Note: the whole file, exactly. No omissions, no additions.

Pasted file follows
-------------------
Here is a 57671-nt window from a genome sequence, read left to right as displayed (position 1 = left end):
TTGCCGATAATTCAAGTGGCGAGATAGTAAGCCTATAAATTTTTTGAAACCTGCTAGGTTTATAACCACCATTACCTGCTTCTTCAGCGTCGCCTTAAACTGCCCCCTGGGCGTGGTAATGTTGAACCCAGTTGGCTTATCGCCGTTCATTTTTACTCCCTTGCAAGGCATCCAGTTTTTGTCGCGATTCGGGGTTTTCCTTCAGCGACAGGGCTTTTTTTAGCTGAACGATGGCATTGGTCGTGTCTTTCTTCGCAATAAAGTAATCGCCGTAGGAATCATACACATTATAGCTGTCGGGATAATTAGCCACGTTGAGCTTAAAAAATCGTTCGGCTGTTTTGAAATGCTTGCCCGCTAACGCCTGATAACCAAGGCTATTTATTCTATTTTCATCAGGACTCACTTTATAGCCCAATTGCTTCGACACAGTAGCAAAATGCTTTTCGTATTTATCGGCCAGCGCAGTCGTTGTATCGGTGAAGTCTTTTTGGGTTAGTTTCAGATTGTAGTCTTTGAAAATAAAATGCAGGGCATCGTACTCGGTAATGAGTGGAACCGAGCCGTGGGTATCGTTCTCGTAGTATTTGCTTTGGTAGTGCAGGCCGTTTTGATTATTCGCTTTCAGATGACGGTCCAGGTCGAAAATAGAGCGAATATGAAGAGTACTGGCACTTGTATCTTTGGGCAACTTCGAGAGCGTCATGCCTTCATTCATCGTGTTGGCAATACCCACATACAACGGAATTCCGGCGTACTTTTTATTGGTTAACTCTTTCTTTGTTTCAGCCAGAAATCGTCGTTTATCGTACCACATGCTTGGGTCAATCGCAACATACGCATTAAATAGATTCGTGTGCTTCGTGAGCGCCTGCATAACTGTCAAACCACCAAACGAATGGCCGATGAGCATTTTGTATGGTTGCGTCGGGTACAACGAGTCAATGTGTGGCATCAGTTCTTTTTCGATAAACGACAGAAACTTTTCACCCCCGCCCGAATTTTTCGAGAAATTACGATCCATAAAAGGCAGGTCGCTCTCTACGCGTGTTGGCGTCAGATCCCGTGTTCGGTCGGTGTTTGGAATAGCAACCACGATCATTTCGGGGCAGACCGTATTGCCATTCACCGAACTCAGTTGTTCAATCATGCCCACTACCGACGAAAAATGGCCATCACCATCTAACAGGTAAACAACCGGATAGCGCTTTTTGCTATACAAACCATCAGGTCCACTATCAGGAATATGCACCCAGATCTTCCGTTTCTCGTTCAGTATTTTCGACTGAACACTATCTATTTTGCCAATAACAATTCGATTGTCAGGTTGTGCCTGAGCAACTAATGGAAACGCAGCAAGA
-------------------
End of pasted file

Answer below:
Here is a 57671-nt window from a genome sequence, read left to right as displayed (position 1 = left end):
TTGCCGATAATTCAAGTGGCGAGATAGTAAGCCTATAAATTTTTTGAAACCTGCTAGGTTTATAACCACCATTACCTGCTTCTTCAGCGTCGCCTTAAACTGCCCCCTGGGCGTGGTAATGTTGAACCCAGTTGGCTTATCGCCGTTCATTTTTACTCCCTTGCAAGGCATCCAGTTTTTGTCGCGATTCGGGGTTTTCCTTCAGCGACAGGGCTTTTTTTAGCTGAACGATGGCATTGGTCGTGTCTTTCTTCGCAATAAAGTAATCGCCGTAGGAATCATACACATTATAGCTGTCGGGATAATTAGCCACGTTGAGCTTAAAAAATCGTTCGGCTGTTTTGAAATGCTTGCCCGCTAACGCCTGATAACCAAGGCTATTTATTCTATTTTCATCAGGACTCACTTTATAGCCCAATTGCTTCGACACAGTAGCAAAATGCTTTTCGTATTTATCGGCCAGCGCAGTCGTTGTATCGGTGAAGTCTTTTTGGGTTAGTTTCAGATTGTAGTCTTTGAAAATAAAATGCAGGGCATCGTACTCGGTAATGAGTGGAACCGAGCCGTGGGTATCGTTCTCGTAGTATTTGCTTTGGTAGTGCAGGCCGTTTTGATTATTCGCTTTCAGATGACGGTCCAGGTCGAAAATAGAGCGAATATGAAGAGTACTGGCACTTGTATCTTTGGGCAACTTCGAGAGCGTCATGCCTTCATTCATCGTGTTGGCAATACCCACATACAACGGAATTCCGGCGTACTTTTTATTGGTTAACTCTTTCTTTGTTTCAGCCAGAAATCGTCGTTTATCGTACCACATGCTTGGGTCAATCGCAACATACGCATTAAATAGATTCGTGTGCTTCGTGAGCGCCTGCATAACTGTCAAACCACCAAACGAATGGCCGATGAGCATTTTGTATGGTTGCGTCGGGTACAACGAGTCAATGTGTGGCATCAGTTCTTTTTCGATAAACGACAGAAACTTTTCACCCCCGCCCGAATTTTTCGAGAAATTACGATCCATAAAAGGCAGGTCGCTCTCTACGCGTGTTGGCGTCAGATCCCGTGTTCGGTCGGTGTTTGGAATAGCAACCACGATCATTTCGGGGCAGACCGTATTGCCATTCACCGAACTCAGTTGTTCAATCATGCCCACTACCGACGAAAAATGGCCATCACCATCTAACAGGTAAACAACCGGATAGCGCTTTTTGCTATACAAACCATCAGGTCCACTATCAGGAATATGCACCCAGATCTTCCGTTTCTCGTTCAGTATTTTCGACTGAACACTATCTATTTTGCCAATAACAATTCGATTGTCAGGTTGTGCCTGAGCAACTAATGGAAACGCAGCAAGA